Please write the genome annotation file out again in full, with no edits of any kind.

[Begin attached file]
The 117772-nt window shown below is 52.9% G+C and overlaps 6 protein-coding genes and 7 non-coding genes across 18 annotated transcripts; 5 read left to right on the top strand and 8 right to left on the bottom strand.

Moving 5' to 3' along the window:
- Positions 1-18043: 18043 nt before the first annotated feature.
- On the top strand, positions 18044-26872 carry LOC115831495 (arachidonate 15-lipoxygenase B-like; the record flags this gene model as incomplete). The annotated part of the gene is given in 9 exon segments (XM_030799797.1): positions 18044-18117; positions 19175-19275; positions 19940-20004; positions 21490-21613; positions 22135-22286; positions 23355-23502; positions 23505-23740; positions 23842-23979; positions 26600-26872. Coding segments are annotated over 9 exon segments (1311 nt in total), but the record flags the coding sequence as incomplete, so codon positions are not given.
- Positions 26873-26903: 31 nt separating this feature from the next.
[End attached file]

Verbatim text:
The 117772-nt window shown below is 52.9% G+C and overlaps 6 protein-coding genes and 7 non-coding genes across 18 annotated transcripts; 5 read left to right on the top strand and 8 right to left on the bottom strand.

Moving 5' to 3' along the window:
- Positions 1-18043: 18043 nt before the first annotated feature.
- On the top strand, positions 18044-26872 carry LOC115831495 (arachidonate 15-lipoxygenase B-like; the record flags this gene model as incomplete). The annotated part of the gene is given in 9 exon segments (XM_030799797.1): positions 18044-18117; positions 19175-19275; positions 19940-20004; positions 21490-21613; positions 22135-22286; positions 23355-23502; positions 23505-23740; positions 23842-23979; positions 26600-26872. Coding segments are annotated over 9 exon segments (1311 nt in total), but the record flags the coding sequence as incomplete, so codon positions are not given.
- Positions 26873-26903: 31 nt separating this feature from the next.